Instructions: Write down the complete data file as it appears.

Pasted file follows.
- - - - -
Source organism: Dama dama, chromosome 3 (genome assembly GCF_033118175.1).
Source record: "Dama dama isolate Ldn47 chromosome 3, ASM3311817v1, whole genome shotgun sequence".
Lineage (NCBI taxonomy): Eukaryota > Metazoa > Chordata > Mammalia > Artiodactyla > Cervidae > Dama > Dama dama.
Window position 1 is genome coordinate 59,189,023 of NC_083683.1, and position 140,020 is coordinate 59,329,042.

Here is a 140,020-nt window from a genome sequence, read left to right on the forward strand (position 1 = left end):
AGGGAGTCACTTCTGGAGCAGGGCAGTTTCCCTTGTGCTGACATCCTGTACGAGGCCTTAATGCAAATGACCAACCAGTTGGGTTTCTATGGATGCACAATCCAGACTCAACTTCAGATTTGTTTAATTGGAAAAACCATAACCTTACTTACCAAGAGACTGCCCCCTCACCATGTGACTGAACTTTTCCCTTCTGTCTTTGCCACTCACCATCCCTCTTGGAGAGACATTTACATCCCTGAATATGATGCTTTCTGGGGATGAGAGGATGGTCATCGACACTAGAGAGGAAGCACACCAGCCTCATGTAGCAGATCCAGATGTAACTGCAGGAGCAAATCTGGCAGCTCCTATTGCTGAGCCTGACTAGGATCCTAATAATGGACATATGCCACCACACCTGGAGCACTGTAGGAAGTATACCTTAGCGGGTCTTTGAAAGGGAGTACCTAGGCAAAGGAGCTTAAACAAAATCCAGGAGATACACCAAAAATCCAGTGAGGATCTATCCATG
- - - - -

Source organism: Dama dama, chromosome 3 (genome assembly GCF_033118175.1).
Source record: "Dama dama isolate Ldn47 chromosome 3, ASM3311817v1, whole genome shotgun sequence".
Lineage (NCBI taxonomy): Eukaryota > Metazoa > Chordata > Mammalia > Artiodactyla > Cervidae > Dama > Dama dama.
Window position 1 is genome coordinate 59,189,023 of NC_083683.1, and position 140,020 is coordinate 59,329,042.

Here is a 140,020-nt window from a genome sequence, read left to right on the forward strand (position 1 = left end):
AGGGAGTCACTTCTGGAGCAGGGCAGTTTCCCTTGTGCTGACATCCTGTACGAGGCCTTAATGCAAATGACCAACCAGTTGGGTTTCTATGGATGCACAATCCAGACTCAACTTCAGATTTGTTTAATTGGAAAAACCATAACCTTACTTACCAAGAGACTGCCCCCTCACCATGTGACTGAACTTTTCCCTTCTGTCTTTGCCACTCACCATCCCTCTTGGAGAGACATTTACATCCCTGAATATGATGCTTTCTGGGGATGAGAGGATGGTCATCGACACTAGAGAGGAAGCACACCAGCCTCATGTAGCAGATCCAGATGTAACTGCAGGAGCAAATCTGGCAGCTCCTATTGCTGAGCCTGACTAGGATCCTAATAATGGACATATGCCACCACACCTGGAGCACTGTAGGAAGTATACCTTAGCGGGTCTTTGAAAGGGAGTACCTAGGCAAAGGAGCTTAAACAAAATCCAGGAGATACACCAAAAATCCAGTGAGGATCTATCCATG